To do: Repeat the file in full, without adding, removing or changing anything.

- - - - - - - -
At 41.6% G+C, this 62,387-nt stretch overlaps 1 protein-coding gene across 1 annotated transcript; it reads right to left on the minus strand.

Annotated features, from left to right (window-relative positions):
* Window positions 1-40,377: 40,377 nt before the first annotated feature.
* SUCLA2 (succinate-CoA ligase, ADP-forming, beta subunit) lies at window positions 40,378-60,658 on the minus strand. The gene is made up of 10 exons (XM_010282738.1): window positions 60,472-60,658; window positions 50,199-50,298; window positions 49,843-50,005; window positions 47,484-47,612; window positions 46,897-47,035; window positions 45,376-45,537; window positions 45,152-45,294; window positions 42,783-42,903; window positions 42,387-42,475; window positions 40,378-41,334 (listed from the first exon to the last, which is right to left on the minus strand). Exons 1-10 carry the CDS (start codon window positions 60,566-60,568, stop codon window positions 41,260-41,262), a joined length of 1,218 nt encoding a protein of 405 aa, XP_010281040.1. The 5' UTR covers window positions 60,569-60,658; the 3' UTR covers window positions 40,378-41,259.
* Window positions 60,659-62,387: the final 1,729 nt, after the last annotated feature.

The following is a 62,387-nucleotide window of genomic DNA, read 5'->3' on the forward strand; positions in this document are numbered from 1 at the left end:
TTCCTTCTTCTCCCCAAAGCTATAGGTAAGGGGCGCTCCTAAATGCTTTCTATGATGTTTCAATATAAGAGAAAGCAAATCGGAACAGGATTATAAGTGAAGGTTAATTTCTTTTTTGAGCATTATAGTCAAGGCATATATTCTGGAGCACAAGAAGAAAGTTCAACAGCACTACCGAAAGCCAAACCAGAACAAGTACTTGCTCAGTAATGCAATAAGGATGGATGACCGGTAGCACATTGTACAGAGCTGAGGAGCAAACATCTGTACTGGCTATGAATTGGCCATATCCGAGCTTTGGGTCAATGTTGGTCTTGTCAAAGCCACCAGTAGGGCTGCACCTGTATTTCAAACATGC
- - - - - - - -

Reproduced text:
At 41.6% G+C, this 62,387-nt stretch overlaps 1 protein-coding gene across 1 annotated transcript; it reads right to left on the minus strand.

Annotated features, from left to right (window-relative positions):
* Window positions 1-40,377: 40,377 nt before the first annotated feature.
* SUCLA2 (succinate-CoA ligase, ADP-forming, beta subunit) lies at window positions 40,378-60,658 on the minus strand. The gene is made up of 10 exons (XM_010282738.1): window positions 60,472-60,658; window positions 50,199-50,298; window positions 49,843-50,005; window positions 47,484-47,612; window positions 46,897-47,035; window positions 45,376-45,537; window positions 45,152-45,294; window positions 42,783-42,903; window positions 42,387-42,475; window positions 40,378-41,334 (listed from the first exon to the last, which is right to left on the minus strand). Exons 1-10 carry the CDS (start codon window positions 60,566-60,568, stop codon window positions 41,260-41,262), a joined length of 1,218 nt encoding a protein of 405 aa, XP_010281040.1. The 5' UTR covers window positions 60,569-60,658; the 3' UTR covers window positions 40,378-41,259.
* Window positions 60,659-62,387: the final 1,729 nt, after the last annotated feature.

The following is a 62,387-nucleotide window of genomic DNA, read 5'->3' on the forward strand; positions in this document are numbered from 1 at the left end:
TTCCTTCTTCTCCCCAAAGCTATAGGTAAGGGGCGCTCCTAAATGCTTTCTATGATGTTTCAATATAAGAGAAAGCAAATCGGAACAGGATTATAAGTGAAGGTTAATTTCTTTTTTGAGCATTATAGTCAAGGCATATATTCTGGAGCACAAGAAGAAAGTTCAACAGCACTACCGAAAGCCAAACCAGAACAAGTACTTGCTCAGTAATGCAATAAGGATGGATGACCGGTAGCACATTGTACAGAGCTGAGGAGCAAACATCTGTACTGGCTATGAATTGGCCATATCCGAGCTTTGGGTCAATGTTGGTCTTGTCAAAGCCACCAGTAGGGCTGCACCTGTATTTCAAACATGC